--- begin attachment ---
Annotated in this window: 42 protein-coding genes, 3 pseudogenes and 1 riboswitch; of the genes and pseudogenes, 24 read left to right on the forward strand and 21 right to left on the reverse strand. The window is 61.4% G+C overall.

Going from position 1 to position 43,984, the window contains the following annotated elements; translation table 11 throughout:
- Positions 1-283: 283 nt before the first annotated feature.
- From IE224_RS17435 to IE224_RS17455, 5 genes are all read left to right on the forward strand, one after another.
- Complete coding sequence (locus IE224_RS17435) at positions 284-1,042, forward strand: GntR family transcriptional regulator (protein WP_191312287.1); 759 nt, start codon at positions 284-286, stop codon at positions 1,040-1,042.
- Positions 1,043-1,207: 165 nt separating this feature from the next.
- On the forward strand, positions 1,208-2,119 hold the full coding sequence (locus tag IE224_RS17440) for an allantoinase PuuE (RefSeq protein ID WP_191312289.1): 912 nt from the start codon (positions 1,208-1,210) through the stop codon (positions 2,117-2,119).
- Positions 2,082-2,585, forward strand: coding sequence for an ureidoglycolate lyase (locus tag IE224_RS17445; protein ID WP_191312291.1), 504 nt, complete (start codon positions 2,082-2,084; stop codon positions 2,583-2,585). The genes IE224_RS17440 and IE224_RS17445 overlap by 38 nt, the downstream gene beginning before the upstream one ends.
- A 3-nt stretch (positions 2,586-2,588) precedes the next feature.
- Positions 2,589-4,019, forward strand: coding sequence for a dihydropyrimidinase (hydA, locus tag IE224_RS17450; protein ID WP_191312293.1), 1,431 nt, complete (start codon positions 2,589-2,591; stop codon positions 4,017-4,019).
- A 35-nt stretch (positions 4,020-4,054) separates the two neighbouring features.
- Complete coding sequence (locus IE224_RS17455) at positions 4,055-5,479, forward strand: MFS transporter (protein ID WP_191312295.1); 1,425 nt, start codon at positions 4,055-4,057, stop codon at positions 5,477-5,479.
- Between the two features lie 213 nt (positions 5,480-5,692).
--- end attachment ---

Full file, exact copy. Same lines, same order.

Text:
Annotated in this window: 42 protein-coding genes, 3 pseudogenes and 1 riboswitch; of the genes and pseudogenes, 24 read left to right on the forward strand and 21 right to left on the reverse strand. The window is 61.4% G+C overall.

Going from position 1 to position 43,984, the window contains the following annotated elements; translation table 11 throughout:
- Positions 1-283: 283 nt before the first annotated feature.
- From IE224_RS17435 to IE224_RS17455, 5 genes are all read left to right on the forward strand, one after another.
- Complete coding sequence (locus IE224_RS17435) at positions 284-1,042, forward strand: GntR family transcriptional regulator (protein WP_191312287.1); 759 nt, start codon at positions 284-286, stop codon at positions 1,040-1,042.
- Positions 1,043-1,207: 165 nt separating this feature from the next.
- On the forward strand, positions 1,208-2,119 hold the full coding sequence (locus tag IE224_RS17440) for an allantoinase PuuE (RefSeq protein ID WP_191312289.1): 912 nt from the start codon (positions 1,208-1,210) through the stop codon (positions 2,117-2,119).
- Positions 2,082-2,585, forward strand: coding sequence for an ureidoglycolate lyase (locus tag IE224_RS17445; protein ID WP_191312291.1), 504 nt, complete (start codon positions 2,082-2,084; stop codon positions 2,583-2,585). The genes IE224_RS17440 and IE224_RS17445 overlap by 38 nt, the downstream gene beginning before the upstream one ends.
- A 3-nt stretch (positions 2,586-2,588) precedes the next feature.
- Positions 2,589-4,019, forward strand: coding sequence for a dihydropyrimidinase (hydA, locus tag IE224_RS17450; protein ID WP_191312293.1), 1,431 nt, complete (start codon positions 2,589-2,591; stop codon positions 4,017-4,019).
- A 35-nt stretch (positions 4,020-4,054) separates the two neighbouring features.
- Complete coding sequence (locus IE224_RS17455) at positions 4,055-5,479, forward strand: MFS transporter (protein ID WP_191312295.1); 1,425 nt, start codon at positions 4,055-4,057, stop codon at positions 5,477-5,479.
- Between the two features lie 213 nt (positions 5,480-5,692).